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Somewhere in the universe, there could be organisms capable of surviving things we couldn't even dream about, but some planets are so inhospitable that even a vacationing tardigrade might want to pack its bags and rocket on out of there.
Earth can endure the Sun having tantrums otherwise known as solar flares (above), even though they can mess up signal transmissions. We are too far away to really feel the effects of the searing heat and massive amounts of UV radiation (and get a protection boost from the ozone layer and SPF in a bottle). Some planets are much less fortunate — they might be orbiting their stars in the habitable zone, but these stars burst out in super-flares that can be 10 to 10,000 times more intense than anything the Sun can belch out. That’s about 15700 to 71500 degrees Fahrenheit. There is no sunblock that could possibly save you from that.
Life as we know it would perish on such a planet. For the first time ever, a team of scientists from UNC Chapel Hill have measured these flares to determine the chances of habitability, if there even are any, on planets constantly exposed to super flares. There are at least twice as many of these planets than previously thought. It could save time for planet-hunting telescopes like TESS that are seeking out more habitable worlds. Cooler flares tend to burn orange, but the hottest glow blue.
“Some flares are so hot and so blue they emit most of their energy in the ultra-violet where DNA and cell damage occur and where molecules in Earthlike atmospheres are broken apart,” doctoral student Ward S. Howard, who led a study recently published in The Astrophysical Journal, told SYFY WIRE. “The flare temperature tells you exactly how much energy gets emitted as ultra-violet light.”
Even if an Earthlike planet is orbiting in what should be its star’s habitable zone, frequent super-flares that obliterated its atmosphere mean its habitability factor is just about zero. That doesn't necessarily rule out every possible type of organism. If scientists are speculating that alien microbes could be thriving in the toxic clouds of Venus or the frozen wastelands of Mars, some sort of microorganism might still make it on planets bombarded by super-flares. Life can survive far beyond the surface. Extremophiles on Earth can thrive everywhere from the darkest caves to hydrothermal vents at the bottom of the ocean. Mars barely has any semblance of an atmosphere, which is why the search for any life or at least evidence of extinct life is turning its focus underground.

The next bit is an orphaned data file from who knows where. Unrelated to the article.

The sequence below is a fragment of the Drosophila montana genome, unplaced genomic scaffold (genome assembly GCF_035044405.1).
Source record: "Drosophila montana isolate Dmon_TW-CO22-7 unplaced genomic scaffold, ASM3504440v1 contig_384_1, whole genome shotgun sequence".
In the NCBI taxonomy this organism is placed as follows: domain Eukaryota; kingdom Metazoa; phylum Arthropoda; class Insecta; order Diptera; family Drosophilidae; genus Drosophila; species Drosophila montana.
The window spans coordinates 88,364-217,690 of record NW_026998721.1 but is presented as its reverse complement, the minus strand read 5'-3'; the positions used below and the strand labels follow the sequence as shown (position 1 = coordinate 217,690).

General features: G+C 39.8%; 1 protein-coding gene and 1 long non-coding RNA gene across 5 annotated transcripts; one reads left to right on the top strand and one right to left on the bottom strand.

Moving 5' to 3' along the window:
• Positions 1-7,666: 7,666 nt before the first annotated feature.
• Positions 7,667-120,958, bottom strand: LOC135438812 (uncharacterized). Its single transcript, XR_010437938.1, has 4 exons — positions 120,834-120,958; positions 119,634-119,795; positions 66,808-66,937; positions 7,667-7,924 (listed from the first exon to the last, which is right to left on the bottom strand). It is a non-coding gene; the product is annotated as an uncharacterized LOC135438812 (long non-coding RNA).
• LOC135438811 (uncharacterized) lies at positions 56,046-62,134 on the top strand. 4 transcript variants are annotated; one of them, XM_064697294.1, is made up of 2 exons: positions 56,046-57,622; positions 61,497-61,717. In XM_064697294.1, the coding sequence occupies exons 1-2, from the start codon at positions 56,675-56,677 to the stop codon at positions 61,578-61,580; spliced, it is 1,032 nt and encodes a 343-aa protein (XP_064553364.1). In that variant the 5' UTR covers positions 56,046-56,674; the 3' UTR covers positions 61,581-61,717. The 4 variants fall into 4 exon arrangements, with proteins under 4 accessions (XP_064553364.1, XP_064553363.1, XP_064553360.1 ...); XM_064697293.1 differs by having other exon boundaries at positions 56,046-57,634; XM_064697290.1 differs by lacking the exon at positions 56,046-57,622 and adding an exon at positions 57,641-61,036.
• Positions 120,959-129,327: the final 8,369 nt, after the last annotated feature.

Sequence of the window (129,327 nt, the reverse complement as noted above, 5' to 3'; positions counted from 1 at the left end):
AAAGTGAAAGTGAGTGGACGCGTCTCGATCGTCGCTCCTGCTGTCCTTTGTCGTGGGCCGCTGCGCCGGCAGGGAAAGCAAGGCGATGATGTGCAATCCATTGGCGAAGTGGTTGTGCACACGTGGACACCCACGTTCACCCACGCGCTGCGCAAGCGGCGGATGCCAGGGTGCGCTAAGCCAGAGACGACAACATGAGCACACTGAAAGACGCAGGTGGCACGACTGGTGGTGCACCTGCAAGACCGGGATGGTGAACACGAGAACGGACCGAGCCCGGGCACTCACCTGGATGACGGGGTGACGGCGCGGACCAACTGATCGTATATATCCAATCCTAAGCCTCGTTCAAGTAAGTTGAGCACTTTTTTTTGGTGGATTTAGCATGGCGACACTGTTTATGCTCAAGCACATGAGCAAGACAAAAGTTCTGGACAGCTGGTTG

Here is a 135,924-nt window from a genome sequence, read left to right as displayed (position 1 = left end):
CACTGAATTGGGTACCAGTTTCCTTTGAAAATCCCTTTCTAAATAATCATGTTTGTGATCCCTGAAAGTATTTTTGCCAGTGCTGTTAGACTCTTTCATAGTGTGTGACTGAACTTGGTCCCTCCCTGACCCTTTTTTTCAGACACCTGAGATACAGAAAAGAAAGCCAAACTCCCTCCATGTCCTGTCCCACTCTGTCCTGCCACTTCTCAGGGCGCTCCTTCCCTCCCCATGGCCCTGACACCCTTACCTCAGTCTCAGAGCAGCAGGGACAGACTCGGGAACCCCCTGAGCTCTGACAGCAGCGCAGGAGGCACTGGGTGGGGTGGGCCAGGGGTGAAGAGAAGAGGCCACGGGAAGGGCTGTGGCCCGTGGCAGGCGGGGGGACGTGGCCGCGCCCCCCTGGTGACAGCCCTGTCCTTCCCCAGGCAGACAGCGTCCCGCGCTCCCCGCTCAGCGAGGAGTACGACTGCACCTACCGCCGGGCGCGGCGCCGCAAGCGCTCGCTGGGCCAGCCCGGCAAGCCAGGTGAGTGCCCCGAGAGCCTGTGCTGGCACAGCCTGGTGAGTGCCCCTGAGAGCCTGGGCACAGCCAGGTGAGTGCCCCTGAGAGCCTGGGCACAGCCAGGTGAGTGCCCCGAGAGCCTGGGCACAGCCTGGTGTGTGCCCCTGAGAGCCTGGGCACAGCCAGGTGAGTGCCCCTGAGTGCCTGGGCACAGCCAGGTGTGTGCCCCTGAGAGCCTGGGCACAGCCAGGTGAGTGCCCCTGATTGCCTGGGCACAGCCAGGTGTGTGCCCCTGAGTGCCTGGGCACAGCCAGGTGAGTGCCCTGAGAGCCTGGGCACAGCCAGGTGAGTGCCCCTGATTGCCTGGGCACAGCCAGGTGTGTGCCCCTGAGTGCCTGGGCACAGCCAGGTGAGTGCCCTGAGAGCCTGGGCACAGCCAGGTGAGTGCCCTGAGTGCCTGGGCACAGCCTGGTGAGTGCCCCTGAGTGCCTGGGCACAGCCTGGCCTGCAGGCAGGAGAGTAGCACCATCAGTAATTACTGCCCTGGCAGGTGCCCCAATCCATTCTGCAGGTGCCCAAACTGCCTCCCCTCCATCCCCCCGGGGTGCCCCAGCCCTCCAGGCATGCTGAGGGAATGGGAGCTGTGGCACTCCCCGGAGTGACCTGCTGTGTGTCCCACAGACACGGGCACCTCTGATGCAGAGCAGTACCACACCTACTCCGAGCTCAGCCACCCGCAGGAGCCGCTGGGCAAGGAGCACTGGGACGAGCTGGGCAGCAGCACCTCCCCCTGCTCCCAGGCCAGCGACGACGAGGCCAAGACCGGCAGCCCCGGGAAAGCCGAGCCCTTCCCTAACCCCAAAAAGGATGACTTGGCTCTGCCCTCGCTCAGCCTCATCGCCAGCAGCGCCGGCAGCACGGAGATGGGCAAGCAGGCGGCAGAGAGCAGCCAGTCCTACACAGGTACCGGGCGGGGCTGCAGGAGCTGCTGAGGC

But what would happen if Earth were suddenly thrown that close to the mouth of the super-flare dragon? These are nothing like solar flares. Maybe we’d get through one after trillions of dollars’ worth of damages to our electrical and telecommunications grids, Howard believes the future would be grim.
“The biggest ones might cause a really bad sunburn, but that's all because of Earth's ozone layer—without the ozone layer such a flare would be lethal,” he said. “That's where repeated flaring comes in. These superflaring stars will destroy planet atmospheres over time, leaving the surface potentially unprotected.”
But wait. What about planets that are so far from the offending star that what causes devastation to nearer planets could possibly unfreeze them? Think of something as far from a super-flaring star as Neptune is from the Sun. It might seem like an opportunity for ice to melt and life to possibly emerge, but Howard believes these planets are much too far from the liquid-water habitable zone for it to make any difference. Even super-flares would not be powerful or frequent enough to morph a frozen planet into an orb of liquid water. However, maybe if something is on the outer edge of the habitable zone, about the distance of Mars, it might have a chance if it already has life hiding from the radiation in its depths, or at least the chemistry necessary for life to spawn.
There is also the possibility of life thriving on the dark side of a tidally locked planet, which always has just one side facing its monster star. Life can adapt to darkness. If there are sightless cave fish that have no problem surviving in the bowels of Earth, there might still be a chance for life on flare-bombed planets to make it where the destructive forces can’t reach.
“The combination of atmosphere loss and surface flux may prevent life from ever getting started on these planets in the first place,” Howard said, “But most Earth-sized planets in the habitable zones of flare stars are tidally locked, so that only one side of the planet ever faces the star. You could imagine a giant plant living on the dark side and reaching tendrils around to the light side and growing new ones after each flare.”
Maybe TESS should go over to the dark side even if this is just speculation. There might not be Sith lords, but there might be alien life-forms.